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Revoluton Arts and Bhuchar Boulevard Present TOUCHSTONE TALES

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This follows Touchstone Tales 1, four earlier monologues broadcast via Zoom in the summer of 2020.

Revoluton Arts and Bhuchar Boulevard Present TOUCHSTONE TALES

Last November, actress, playwright and artistic director of Bhuchar Boulevard, Sudha Bhuchar was commissioned by Revoluton Arts and Wellcome Collection to engage with the people of Bury Park, Luton in order to creatively explore their responses to the role of touch both within their communities and personal relationships. Over the ensuing months, members of these communities shared their experiences and personal stories as part of the project Touchstone Tales.

This October, Revoluton Arts presents the second instalment of Touchstone Tales, an exciting, live online event conceived and written by Sudha in response to her work over this period. This online performance comprises a collection of fictional monologues and stories inspired by the personal testimonies that were shared.

Touchstone Tales 2, which will be presented at a live Zoom event at 7.30pm on October 15, charts the stories of inter-connected characters in a fictional family. The duologue, In Search of The Fairy Queen, and the two monologues, And The World Kept Turning and Paradise Lies at the Feet of your Mother's, tell intensely personal family stories of life, love and loss in the context of touch, its presence and its absence in contemporary Britain.

This follows Touchstone Tales 1, four earlier monologues broadcast via Zoom in the summer of 2020 and now available to view on Revoluton Arts Facebook page.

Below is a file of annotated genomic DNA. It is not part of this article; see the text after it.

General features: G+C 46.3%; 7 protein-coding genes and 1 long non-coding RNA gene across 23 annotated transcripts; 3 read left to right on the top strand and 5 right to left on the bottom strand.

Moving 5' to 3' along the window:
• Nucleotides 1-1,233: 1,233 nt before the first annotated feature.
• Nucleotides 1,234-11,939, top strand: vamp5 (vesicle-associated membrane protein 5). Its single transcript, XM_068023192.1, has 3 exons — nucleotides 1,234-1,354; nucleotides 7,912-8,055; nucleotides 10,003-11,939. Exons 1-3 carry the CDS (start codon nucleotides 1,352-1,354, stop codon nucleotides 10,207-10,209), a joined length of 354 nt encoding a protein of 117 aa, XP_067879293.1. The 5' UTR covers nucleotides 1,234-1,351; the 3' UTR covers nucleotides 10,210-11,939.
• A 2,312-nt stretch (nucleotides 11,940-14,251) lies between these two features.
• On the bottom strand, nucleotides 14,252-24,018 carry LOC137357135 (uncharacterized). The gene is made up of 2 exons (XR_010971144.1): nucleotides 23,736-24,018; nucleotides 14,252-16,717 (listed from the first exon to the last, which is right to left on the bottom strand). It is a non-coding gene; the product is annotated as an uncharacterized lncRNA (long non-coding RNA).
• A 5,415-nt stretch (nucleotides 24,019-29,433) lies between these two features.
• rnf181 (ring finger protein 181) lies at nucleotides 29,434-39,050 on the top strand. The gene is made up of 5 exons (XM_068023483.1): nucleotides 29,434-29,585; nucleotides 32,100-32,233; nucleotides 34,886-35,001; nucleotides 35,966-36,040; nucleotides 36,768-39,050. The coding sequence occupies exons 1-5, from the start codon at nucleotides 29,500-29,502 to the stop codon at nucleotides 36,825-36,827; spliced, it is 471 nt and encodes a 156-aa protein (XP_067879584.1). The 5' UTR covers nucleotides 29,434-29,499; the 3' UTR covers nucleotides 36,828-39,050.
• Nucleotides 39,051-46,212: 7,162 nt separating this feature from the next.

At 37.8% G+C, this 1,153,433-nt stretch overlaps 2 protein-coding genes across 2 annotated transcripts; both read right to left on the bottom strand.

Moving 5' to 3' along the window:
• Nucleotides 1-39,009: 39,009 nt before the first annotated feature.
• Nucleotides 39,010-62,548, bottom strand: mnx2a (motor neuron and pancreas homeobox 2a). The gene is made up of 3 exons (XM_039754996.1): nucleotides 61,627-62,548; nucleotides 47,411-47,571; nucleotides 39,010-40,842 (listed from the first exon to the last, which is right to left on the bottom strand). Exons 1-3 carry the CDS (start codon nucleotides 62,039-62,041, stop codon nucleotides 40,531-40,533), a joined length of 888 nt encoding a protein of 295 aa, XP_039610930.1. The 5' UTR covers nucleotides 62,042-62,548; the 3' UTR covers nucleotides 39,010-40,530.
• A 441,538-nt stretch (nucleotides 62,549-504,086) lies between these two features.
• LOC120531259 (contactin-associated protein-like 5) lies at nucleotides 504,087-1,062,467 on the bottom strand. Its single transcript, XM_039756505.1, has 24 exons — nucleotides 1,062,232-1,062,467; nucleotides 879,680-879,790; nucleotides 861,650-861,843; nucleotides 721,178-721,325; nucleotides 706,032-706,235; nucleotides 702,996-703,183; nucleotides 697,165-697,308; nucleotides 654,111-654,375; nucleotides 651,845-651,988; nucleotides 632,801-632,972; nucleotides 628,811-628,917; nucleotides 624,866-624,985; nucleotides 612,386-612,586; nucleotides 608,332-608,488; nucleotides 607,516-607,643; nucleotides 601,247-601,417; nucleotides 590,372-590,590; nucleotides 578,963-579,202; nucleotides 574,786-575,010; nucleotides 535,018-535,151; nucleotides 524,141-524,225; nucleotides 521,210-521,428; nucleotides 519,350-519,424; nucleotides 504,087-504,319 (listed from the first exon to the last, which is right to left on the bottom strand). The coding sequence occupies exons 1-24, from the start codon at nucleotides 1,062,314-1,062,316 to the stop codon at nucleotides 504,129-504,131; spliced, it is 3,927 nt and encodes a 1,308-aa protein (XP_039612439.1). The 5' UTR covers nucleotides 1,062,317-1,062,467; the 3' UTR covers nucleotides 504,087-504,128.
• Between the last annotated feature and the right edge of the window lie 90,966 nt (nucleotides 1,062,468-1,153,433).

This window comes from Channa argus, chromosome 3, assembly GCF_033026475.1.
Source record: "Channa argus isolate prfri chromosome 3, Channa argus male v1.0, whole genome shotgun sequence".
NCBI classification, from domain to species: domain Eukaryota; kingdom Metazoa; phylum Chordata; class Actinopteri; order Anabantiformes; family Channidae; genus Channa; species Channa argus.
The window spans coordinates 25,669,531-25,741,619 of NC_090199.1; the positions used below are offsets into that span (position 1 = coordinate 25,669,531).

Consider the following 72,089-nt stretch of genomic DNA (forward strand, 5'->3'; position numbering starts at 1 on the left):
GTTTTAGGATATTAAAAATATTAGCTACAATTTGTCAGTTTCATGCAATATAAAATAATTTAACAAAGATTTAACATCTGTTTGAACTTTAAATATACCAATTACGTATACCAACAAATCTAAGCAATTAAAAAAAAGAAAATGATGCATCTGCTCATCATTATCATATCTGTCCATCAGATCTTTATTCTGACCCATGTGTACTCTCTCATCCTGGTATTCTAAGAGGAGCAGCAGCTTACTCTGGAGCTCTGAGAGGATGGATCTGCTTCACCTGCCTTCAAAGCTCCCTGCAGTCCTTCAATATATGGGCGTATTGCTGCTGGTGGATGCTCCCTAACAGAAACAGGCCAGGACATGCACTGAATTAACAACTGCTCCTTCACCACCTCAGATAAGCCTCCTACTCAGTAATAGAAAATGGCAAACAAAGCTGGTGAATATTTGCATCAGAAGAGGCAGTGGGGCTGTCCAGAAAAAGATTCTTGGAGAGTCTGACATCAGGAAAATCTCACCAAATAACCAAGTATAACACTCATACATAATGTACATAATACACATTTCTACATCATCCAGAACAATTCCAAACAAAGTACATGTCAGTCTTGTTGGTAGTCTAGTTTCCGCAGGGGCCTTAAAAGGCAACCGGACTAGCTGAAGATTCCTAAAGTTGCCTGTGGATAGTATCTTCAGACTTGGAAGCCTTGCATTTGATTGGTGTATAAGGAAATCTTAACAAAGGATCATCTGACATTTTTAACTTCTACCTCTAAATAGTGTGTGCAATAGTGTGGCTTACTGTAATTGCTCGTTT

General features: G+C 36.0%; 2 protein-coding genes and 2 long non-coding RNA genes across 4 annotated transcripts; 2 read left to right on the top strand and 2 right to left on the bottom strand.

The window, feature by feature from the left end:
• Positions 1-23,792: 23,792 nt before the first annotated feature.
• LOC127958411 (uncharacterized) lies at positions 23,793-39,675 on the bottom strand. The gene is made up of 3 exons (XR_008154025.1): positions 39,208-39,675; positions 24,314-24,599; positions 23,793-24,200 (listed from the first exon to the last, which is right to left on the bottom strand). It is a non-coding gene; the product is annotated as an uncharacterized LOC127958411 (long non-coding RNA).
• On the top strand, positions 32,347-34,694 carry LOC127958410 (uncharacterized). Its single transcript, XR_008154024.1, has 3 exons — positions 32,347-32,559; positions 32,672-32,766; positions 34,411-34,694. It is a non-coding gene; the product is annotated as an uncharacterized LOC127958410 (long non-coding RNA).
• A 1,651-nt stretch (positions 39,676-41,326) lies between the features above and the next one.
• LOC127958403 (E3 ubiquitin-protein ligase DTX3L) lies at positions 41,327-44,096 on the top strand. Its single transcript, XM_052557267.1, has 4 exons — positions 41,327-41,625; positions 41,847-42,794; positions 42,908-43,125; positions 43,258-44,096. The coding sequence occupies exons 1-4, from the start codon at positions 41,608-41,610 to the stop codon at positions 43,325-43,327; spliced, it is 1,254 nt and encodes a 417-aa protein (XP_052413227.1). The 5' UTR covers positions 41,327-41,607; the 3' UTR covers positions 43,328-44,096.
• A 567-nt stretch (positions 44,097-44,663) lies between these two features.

Sudha's practice of verbatim theatre honours the poetry of people captured 'in their own words' yet provides artistic freedom and anonymity when required. This allows for untold stories from under-represented communities to be celebrated and to remain true to Revoluton's ethos of 'everyone has a story to tell'.

Since its launch, Touchstone Tales has taken on an extra resonance in light of the Covid-19 pandemic which has inevitably formed the larger canvas on which these stories from Luton are painted, making them deeply relevant and enduring as they chronicle the unprecedented times we are living through.

During her commission Sudha has engaged with groups including Pink Diamond Martial Arts Club, Dar Aminah Bookclub, a local high school, well-being groups at Bury Park Community Centre and many shopkeepers, local artists, parents and individuals. People have shared their stories of touch before and during lockdown and these face-to-face interviews, online and physical workshops, and many creative encounters, have inspired Sudha's writing. In turn, participants have expressed feeling 'listened to' and have valued reflecting on their lives through the sense of touch.

Touchstone Tales is part of Wellcome Collection's national arts partnerships programme and runs in conjunction with the BBC Radio 4 Touch Test in partnership with Wellcome Collection and Goldsmiths, University of London. The results of this study will be announced on Radio 4 at 9am on Tuesday 6 October, presented by Claudia Hammond. The announcement of the study will be accompanied by a week of special programming on Radio 4 including the series Anatomy of Touch at 1.45pm from 5-9 October.

As this commission draws to a close, all the stories will be audio recorded to be heard as podcasts, produced by senior radio producer Jonquil Panting of Jonx Productions. These will form a legacy of Touchstone Tales and there is a future communal listening event planned to share conversations about touch inspired by the work.

Alongside the monologues is a crowd-sourced film, Ramadan in Lockdown Luton, edited by Lydia Howe and co-created by participants who shared footage of their Ramadan journey through the lens of touch.

Ramadan in Lockdown Luton is Revoluton's first ever crowd-sourced film telling the stories of Lutonians observing Ramadan and celebrating Eid in lockdown conditions. Participants filmed footage on their phones and cameras to help tell the story of this holy month and highlight the poignancy of exploring touch at a time when there was absence of touch. What was lost and what was gained from not being able to be communal and tactile as normal? The paradoxes and unique circumstances were made apparent through the sadness of not seeing loved ones alongside the joys of finding new ways to connect.

Further details are available at

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